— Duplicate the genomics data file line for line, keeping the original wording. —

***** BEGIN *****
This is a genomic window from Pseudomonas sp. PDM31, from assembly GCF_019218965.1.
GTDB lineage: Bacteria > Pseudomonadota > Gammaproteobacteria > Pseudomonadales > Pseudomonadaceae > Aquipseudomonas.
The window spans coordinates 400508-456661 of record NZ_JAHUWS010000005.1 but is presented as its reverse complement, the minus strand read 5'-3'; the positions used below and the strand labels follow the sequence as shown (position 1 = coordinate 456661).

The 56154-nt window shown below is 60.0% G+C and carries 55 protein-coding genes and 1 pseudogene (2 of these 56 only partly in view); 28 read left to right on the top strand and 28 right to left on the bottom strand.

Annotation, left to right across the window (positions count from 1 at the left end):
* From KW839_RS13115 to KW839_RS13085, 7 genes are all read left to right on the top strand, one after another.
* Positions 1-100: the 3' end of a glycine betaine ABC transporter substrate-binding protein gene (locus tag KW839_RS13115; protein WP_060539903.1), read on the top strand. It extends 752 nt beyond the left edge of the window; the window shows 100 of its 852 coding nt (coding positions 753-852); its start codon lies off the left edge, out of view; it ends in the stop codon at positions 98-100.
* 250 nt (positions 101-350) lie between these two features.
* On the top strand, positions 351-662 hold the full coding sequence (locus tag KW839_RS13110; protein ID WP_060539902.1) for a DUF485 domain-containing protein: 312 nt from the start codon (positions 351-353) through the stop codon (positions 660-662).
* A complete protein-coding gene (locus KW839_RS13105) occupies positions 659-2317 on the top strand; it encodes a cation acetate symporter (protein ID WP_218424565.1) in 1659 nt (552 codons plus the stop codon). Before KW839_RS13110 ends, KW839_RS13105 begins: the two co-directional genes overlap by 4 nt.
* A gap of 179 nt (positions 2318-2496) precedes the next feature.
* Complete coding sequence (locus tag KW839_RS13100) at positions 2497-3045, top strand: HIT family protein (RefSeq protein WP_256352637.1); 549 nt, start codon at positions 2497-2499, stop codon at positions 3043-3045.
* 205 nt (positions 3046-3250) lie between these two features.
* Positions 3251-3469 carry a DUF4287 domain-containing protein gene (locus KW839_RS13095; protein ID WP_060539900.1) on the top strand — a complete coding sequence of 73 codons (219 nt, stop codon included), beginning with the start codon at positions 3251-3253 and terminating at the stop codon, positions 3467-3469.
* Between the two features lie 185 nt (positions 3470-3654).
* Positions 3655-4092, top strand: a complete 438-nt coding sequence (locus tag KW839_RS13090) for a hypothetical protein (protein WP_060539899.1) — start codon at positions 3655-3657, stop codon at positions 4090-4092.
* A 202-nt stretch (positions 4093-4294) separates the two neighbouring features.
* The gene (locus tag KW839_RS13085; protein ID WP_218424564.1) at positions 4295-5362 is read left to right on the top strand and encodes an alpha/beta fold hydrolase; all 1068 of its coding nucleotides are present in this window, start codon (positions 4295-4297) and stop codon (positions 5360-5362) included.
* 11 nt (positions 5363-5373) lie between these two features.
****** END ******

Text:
This is a genomic window from Pseudomonas sp. PDM31, from assembly GCF_019218965.1.
GTDB lineage: Bacteria > Pseudomonadota > Gammaproteobacteria > Pseudomonadales > Pseudomonadaceae > Aquipseudomonas.
The window spans coordinates 400508-456661 of record NZ_JAHUWS010000005.1 but is presented as its reverse complement, the minus strand read 5'-3'; the positions used below and the strand labels follow the sequence as shown (position 1 = coordinate 456661).

The 56154-nt window shown below is 60.0% G+C and carries 55 protein-coding genes and 1 pseudogene (2 of these 56 only partly in view); 28 read left to right on the top strand and 28 right to left on the bottom strand.

Annotation, left to right across the window (positions count from 1 at the left end):
* From KW839_RS13115 to KW839_RS13085, 7 genes are all read left to right on the top strand, one after another.
* Positions 1-100: the 3' end of a glycine betaine ABC transporter substrate-binding protein gene (locus tag KW839_RS13115; protein WP_060539903.1), read on the top strand. It extends 752 nt beyond the left edge of the window; the window shows 100 of its 852 coding nt (coding positions 753-852); its start codon lies off the left edge, out of view; it ends in the stop codon at positions 98-100.
* 250 nt (positions 101-350) lie between these two features.
* On the top strand, positions 351-662 hold the full coding sequence (locus tag KW839_RS13110; protein ID WP_060539902.1) for a DUF485 domain-containing protein: 312 nt from the start codon (positions 351-353) through the stop codon (positions 660-662).
* A complete protein-coding gene (locus KW839_RS13105) occupies positions 659-2317 on the top strand; it encodes a cation acetate symporter (protein ID WP_218424565.1) in 1659 nt (552 codons plus the stop codon). Before KW839_RS13110 ends, KW839_RS13105 begins: the two co-directional genes overlap by 4 nt.
* A gap of 179 nt (positions 2318-2496) precedes the next feature.
* Complete coding sequence (locus tag KW839_RS13100) at positions 2497-3045, top strand: HIT family protein (RefSeq protein WP_256352637.1); 549 nt, start codon at positions 2497-2499, stop codon at positions 3043-3045.
* 205 nt (positions 3046-3250) lie between these two features.
* Positions 3251-3469 carry a DUF4287 domain-containing protein gene (locus KW839_RS13095; protein ID WP_060539900.1) on the top strand — a complete coding sequence of 73 codons (219 nt, stop codon included), beginning with the start codon at positions 3251-3253 and terminating at the stop codon, positions 3467-3469.
* Between the two features lie 185 nt (positions 3470-3654).
* Positions 3655-4092, top strand: a complete 438-nt coding sequence (locus tag KW839_RS13090) for a hypothetical protein (protein WP_060539899.1) — start codon at positions 3655-3657, stop codon at positions 4090-4092.
* A 202-nt stretch (positions 4093-4294) separates the two neighbouring features.
* The gene (locus tag KW839_RS13085; protein ID WP_218424564.1) at positions 4295-5362 is read left to right on the top strand and encodes an alpha/beta fold hydrolase; all 1068 of its coding nucleotides are present in this window, start codon (positions 4295-4297) and stop codon (positions 5360-5362) included.
* 11 nt (positions 5363-5373) lie between these two features.